I spent enough years as a kid immediately following WWII living in the manner the Greens idolise, and only nut-cases would want to go back to that: lighting a fire in the stove to cook a meal, burying the froducts from the one-hole long-drop on a weekly basis, milking the house cow EVERY day, butchering the family mutton carcase and breaking it down into the various cuts, making curries when the meat got a bit smelly but was still safe to eat. The job I REALLY hated was helping Mum butcher and de-feather old chooks en mass when they went off the lay and it was no longer economic to feed them.
    Anyone who wants to go back to that does NOT understand how progress works, IMHO.

  10. Richard Treadgold on May 1, 2015 at 4:40 pm said:

    Alexander,

    Richard and Mike: you have fallen into the trap … Anyone who wants to go back to that does NOT understand how progress works.”

    I’ve missed something; I certainly don’t want to go back to that.
    What are you disagreeing with, Alexander?

  11. Mike Jowsey on May 1, 2015 at 5:57 pm said:

    I don’t feel trapped. I do enjoy lighting two log burners each night. It reminds me of the Carbon Cycle. We do our own meat here on the farm too – so much better than supermarket fare. But I would definitely draw the line at emptying longdrops or milking a house-cow. Although I actually wouldn’t mind the cow too much. Debra is into cheese making, and finding a cheap source of organic, raw milk is always a problem in our Nanny State. Like I said though, do not force me to live this way – you’ll take all the enjoyment out of it.

  12. Alexander K on May 3, 2015 at 9:07 am said:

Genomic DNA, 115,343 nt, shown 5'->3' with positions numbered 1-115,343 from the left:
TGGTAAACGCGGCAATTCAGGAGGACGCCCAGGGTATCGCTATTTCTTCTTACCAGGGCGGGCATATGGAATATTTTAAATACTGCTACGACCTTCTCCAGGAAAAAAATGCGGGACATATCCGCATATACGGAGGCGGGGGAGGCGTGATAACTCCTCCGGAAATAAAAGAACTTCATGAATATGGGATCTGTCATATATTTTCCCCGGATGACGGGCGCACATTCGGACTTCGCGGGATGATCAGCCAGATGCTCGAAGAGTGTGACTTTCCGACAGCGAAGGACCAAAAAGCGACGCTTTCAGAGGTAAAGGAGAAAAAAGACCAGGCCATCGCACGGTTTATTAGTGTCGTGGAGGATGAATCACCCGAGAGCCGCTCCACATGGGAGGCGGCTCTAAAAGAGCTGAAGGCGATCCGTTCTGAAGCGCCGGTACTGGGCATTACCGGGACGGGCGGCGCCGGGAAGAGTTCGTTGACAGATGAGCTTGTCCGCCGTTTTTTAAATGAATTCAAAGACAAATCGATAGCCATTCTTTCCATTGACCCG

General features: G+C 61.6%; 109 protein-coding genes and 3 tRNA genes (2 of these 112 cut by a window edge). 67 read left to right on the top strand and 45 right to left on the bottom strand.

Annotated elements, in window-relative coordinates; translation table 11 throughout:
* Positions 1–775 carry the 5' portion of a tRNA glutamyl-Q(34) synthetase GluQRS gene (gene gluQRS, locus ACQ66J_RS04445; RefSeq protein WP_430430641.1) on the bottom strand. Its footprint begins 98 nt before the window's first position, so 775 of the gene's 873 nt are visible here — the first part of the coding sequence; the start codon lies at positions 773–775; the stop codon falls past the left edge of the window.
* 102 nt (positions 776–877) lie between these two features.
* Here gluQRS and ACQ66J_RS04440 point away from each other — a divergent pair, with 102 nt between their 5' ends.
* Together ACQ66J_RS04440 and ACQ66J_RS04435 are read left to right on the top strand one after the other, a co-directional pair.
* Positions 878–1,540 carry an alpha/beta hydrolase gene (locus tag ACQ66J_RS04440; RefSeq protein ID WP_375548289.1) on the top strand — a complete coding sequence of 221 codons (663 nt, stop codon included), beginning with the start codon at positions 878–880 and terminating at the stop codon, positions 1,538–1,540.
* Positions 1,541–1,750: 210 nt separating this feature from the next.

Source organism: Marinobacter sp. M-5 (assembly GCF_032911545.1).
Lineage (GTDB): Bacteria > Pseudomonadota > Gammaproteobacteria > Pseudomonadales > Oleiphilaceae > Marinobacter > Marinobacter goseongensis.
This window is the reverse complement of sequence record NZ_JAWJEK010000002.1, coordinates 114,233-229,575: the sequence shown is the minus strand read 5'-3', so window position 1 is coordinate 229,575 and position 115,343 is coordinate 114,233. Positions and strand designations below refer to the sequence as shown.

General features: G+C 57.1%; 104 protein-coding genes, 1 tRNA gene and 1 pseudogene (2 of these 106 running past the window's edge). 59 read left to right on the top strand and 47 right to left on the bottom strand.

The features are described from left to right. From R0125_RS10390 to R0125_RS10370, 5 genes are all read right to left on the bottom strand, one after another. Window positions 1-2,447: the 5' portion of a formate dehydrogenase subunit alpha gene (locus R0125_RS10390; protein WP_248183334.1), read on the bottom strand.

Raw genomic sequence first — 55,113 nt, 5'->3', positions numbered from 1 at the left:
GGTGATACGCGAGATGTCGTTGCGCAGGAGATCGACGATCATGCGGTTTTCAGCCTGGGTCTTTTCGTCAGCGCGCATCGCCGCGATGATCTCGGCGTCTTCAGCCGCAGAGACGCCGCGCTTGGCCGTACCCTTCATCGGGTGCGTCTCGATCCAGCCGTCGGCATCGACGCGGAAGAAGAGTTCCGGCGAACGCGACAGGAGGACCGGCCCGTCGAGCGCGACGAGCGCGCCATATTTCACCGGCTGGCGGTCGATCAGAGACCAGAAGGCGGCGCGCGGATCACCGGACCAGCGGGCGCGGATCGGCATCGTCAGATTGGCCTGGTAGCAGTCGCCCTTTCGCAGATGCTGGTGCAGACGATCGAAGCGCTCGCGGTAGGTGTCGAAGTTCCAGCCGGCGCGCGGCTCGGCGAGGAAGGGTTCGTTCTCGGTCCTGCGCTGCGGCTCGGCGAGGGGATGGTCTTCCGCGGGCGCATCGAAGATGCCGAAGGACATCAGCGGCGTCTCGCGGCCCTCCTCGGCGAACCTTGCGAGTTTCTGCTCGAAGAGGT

My apologies, guys – I didn’t complete a paragraph and the thing timed out before I could fix it.
    What I intended was to describe the trap the Greens always lay by offering too many targets, which I always fall into.
    Mike, having to light a fire in a cold stove in in a cold house in the freezing pre-dawn dark is not a romantic chore if one has to do it every morning before dressing for school. And as a victim of a recurrent health problem that was contracted from unpasteurised milk straight from the cow as a small boy, I think people who want to purchase raw farm milk don’t realise the health risks they run by drinking the stuff. I know nothing about cheese-making, however.
    While I think of it, Mike, did your parents marry in Hamilton, NZ, in the post-war era? I remember a cousin of mine marrying a Mr Jowsey there in the late forties or early fifties.

  13. Mike Jowsey on May 5, 2015 at 7:45 pm said:

    Hi Alexander, I think milking shed hygiene has improved enormously over the last 50 years. Anyway, each to his own eh! As long as the socialist nannies don’t force everyone back to that era. Hamilton – no, but quite possibly a relative. Not many of us about, but there were a fair few around greater Auckland. I grew up in Papakura, then Kohimarama, but was born in Pukekohe. It’s a small world in Middle Earth.

  14. Alexander K on May 19, 2015 at 9:48 am said:

    Mike, I have just Googled ‘Milk-borne dieases and I am more convinced than ever I was before that drinking unpasteurised milk is NOT a sensible thing to do. If you can convince me otherwise I’d be happy, so it’s your turn!